Ikoku Meiro no Croisée- episodes 1-2

…but a different language and the lack of communication in a common code can become a source of misunderstandings…

F: So here we are late as always… I kinda forced myself to go for this. I’m a bit lazy lately and without doing much, time passes away so quickly. It’s not that I don’t want to do it.It’s that I always get carried away with screencaping and I struggle to keep posts short and unique. I convinced myself to go on, because having a series blogged you notice so much more and you remember more things from the series. I decided I won’t do seperate episodes but bunches of them per 2. After some contemplation, I thought that just summarizing the series won’t do. This is done by all blogs out there. What I’ll do is after giving a short summary, I’ll pinpoint the differences between the french and the japanese culture as shown from the episodes and I’ll post images of situations not mentioned in the manga or only mentioned in it. 

Episode 1. Entrance

Summary: Grandpa Oscar has been to a trip to Japan and with his return he has brought along with miscellaneous japanese ‘souvenirs’ a poster/sign girl, Yune. She had wanted to work in Paris, so Gramps granted her wish. Claude, his grandson, doesn’t receive the news very happily. He is a bit rude at the beginning, especially after being a bit shocked about the way Yune greets him and pays respect to him. Claude speaks with a kind of hostility about the totally different mindset of Japan without thinking much because he and his grandpa believe that Yune can’t speak French.

Claude also doesn’t agree using her as a poster girl and thus Yune starts cleaning the shop thoroughly. Problem occurs when Yune’s long sleeves make the freshly repaired sign to fall of the table and its glass pieces to shatter. Claude gets very angry, making Yune feel deeply guilty, so she offers as an apology her best kimono. Claude sells it at a high price only to learn from Oscar that the kimono was a gift from Yune’s mother. He feels awful and goes to talk about this with Yune and finds out Yune knew to speak French from the very beginning. He apologizes and promises that he will manage to buy the kimono back one day. The episode ends with Yune reading the ‘first french book’ Claude had bought her, even though she doesn’t needs it. She made a promise to Claude that she will take care of her precious things and that’s what she does 🙂

France vs Japan:

  • Greetings: Yune performs a formal and a very formal bow to introduce herself and show her respect to her new employee (master). Of course in Europe of 19th century bows were known but they were restricted inside the court and for people with a title, not for everyday use. Bowing with your forehead touching the ground was something only a slave would do. Hand-shaking and a nod was the norm in France. See Etiquette in Japan_Bowing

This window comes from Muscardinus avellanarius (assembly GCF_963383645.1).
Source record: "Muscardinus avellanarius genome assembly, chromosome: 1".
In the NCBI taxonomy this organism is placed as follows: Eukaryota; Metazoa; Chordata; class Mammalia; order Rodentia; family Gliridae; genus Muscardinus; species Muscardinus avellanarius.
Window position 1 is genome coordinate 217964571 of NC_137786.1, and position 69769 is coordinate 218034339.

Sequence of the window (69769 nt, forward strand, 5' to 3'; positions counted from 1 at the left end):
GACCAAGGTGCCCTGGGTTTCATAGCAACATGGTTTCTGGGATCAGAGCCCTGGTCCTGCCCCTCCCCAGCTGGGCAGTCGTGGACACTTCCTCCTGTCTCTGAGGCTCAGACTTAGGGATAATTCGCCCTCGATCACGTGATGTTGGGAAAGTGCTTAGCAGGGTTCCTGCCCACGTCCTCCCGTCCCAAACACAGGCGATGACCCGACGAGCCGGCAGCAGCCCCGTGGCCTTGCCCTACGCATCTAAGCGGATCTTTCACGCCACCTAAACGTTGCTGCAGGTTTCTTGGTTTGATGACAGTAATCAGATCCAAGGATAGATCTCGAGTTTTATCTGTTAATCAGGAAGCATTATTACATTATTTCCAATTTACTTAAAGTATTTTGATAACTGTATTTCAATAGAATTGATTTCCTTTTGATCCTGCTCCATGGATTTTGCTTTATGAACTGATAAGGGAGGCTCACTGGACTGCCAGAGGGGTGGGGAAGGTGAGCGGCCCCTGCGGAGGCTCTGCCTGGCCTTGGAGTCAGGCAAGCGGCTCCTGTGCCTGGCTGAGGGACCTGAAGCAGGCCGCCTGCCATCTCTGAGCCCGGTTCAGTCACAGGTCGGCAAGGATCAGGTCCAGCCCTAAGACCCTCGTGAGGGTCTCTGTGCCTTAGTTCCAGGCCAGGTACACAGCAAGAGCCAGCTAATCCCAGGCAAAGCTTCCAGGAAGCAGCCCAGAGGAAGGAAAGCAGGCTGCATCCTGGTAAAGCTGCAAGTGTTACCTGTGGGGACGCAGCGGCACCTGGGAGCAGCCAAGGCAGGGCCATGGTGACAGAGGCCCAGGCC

• Clothes: the colourful kimono Yune wears is one that unmarried women wore and their unmarried state was denoted by the swinging sleeves. This is a furisode. In the manga we also see Claude amazed by the colourful fabrics. We see people in France wearing less vibrant colours. Still we shouldn’t forget Yune’s family’s wealth. Such kimonos were and are very expensive and everyday people wore yukata (casual cotton kimono) with more mundane colours. See Kimono
  • Silence as a way to show respect (chinmoku): Yune lets them have the illusion that she can’t comprehend French, most probably because to her it’d be rude to say straight forward that she has this kind of capability. This associates easily with amae, the japanese concept of dependence, where people value the harmony within the group and respect greatly their elders and the ones higher in hierarchy than them. Speaking the truth about her knowledge would break the harmony, she’d be rude to her master as she would show mistrust towards him (that he can’t understand her) and she would stand out – there’s a proverb: the nails that stands out, gets hammered down. See amae_japanese dependencecommunicating through silence , the use of silence in Japan
  • apologising: is also done with a bow.It’s done quiet often by Yune. It’s Japanese politeness. Claude remarks that (in France) an apology can’t fix everything.
  • Importance of signs in Japan- they show credence

Manga vs Anime: